Warren Gatland: I don’t think I’m undervalued

When he was sacked as Ireland coach in November 2001, there weren’t many who would have predicted the sort of success Warren Gatland has gone on to achieve.
Warren Gatland: I don’t think I’m undervalued

Not this side of the Irish Sea, at least.

On Saturday, Gatland will return to Dublin to face his former employers once again. It will be a milestone game for the New Zealander as he coaches Wales for the 100th time. The 54-year-old remains as motivated as ever to succeed against the men in green, still determined to prove a point over what he will always see as his unfair dismissal from the Ireland job. If he’s wanted to prove a point to the Irish Rugby Football Union, Gatland has done a pretty good job. Stints with Wasps, Waikato, and the Chiefs have followed, but it’s with Wales and the British & Irish Lions where he’s gone to the next level. Gatland still has his critics, but his longevity and success can’t be questioned. Former New Zealand boss Sir Graham Henry (103) is the only other international coach to record a century of matches in charge of one nation.

“I knew 100 was potentially coming up,” Gatland said.

“Last year Graham said to me: ‘How many caps do you have?’ I said: ‘Honestly, I don’t know’. He said he was on 140-something and with Wales, Ireland and the Lions, I was over 100. I wasn’t quite sure, but reaching it with Wales is pretty humbling.”

Gatland signed an initial four-year deal with Wales in 2007. By the time he leaves after next year’s World Cup in Japan, his stay will have ended up nearly three times that length.

“I was sitting there with the contract in front of me and my heart was pounding,” Gatland said, as he looked back to 2007. “I was thinking ‘Am I doing the right thing? I am not sure. Shall I just get up and walk out?’. I have never told anyone this, but my daughter Gabby rang me and said: ‘Dad, don’t do it’. Then she rang me back 20 minutes later and said: ‘If you want to do it, I will support you.’

“That was quite hard, from a family perspective, but I signed the contract and that was the start.”

Gatland’s time in charge of Ireland is now consigned to the history books. More than a decade with Wales and two unbeaten series with the Lions will come to define his career in northern hemisphere rugby. The man himself is clear in his belief he’s made Wales a much better side. It’s hard to argue with that. There have been two Six Nations Grand Slams and a World Cup semi-final. Gatland’s win percentage of 51 — it rises to 69 in the Six Nations — also backs up his claim.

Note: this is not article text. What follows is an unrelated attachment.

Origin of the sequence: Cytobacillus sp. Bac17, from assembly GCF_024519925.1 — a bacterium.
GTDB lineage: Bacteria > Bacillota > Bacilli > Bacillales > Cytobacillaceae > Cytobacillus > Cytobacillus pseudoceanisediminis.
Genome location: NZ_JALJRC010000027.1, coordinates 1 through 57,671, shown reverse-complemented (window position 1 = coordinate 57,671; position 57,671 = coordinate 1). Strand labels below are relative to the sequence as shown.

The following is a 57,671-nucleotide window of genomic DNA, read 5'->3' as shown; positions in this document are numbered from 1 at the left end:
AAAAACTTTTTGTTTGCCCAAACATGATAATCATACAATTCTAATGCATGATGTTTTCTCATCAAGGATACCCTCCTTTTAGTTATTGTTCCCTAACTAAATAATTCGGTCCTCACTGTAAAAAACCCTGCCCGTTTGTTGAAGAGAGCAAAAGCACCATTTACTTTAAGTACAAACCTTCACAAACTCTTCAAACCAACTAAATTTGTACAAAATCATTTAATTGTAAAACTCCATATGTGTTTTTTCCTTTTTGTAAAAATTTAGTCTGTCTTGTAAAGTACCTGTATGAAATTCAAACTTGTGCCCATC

Of the 11 games he’s coached, Wales against Ireland, Gatland has won six and drawn one.

“When I look back on it all, Wales came along and I thought it was a good opportunity to be away for a while then come back to New Zealand and do Super Rugby again,” he said.

“That was my thinking and the initial plan was to go to the 2011 World Cup. The New Zealand Rugby Union had contacted me in 2011 and offered me the Chiefs job. I was pretty close to accepting that, but it was still a strong squad with Wales and we went on to win the Grand Slam in 2012 and then the Championship in 2013.”

There are some who point to Wales’ lack of success against southern hemisphere sides and his one-dimensional ‘Warrenball’ style of play as sticks with which to beat Gatland.

“I don’t think I’m undervalued and I think there is a huge amount of respect for what we have achieved,” Gatland said. “When people look back over the last 10 years, they’ll look back at what has been a golden period of Welsh rugby. We’ve got a generation now who expect Wales to compete against the best teams in the world, but when you change expectations and perceptions, you possibly create a little bit of a rod for your own back. There is no doubt with the Welsh that when there’s agony they want the ecstasy and when you give them the ecstasy, they want the agony again.”

His Wales team must win on Saturday to keep their Six Nations hopes alive. Victory would end the Grand Slam hopes of Joe Schmidt’s men for another year. The bigger picture, though, remains next year’s World Cup. Victory in Japan would only serve to enhance Gatland’s status as one of the world’s best coaches. It would also be a defiant message to the IRFU over what they could have had.

“Some of the Welsh guys from the 1970s won three Grand Slams and that’s as good as anyone in the history of the game,” Gatland said. “My focus now is doing well in Japan in 2019. If our squad and can stay fit, they will be pretty motivated to finish on a high.”

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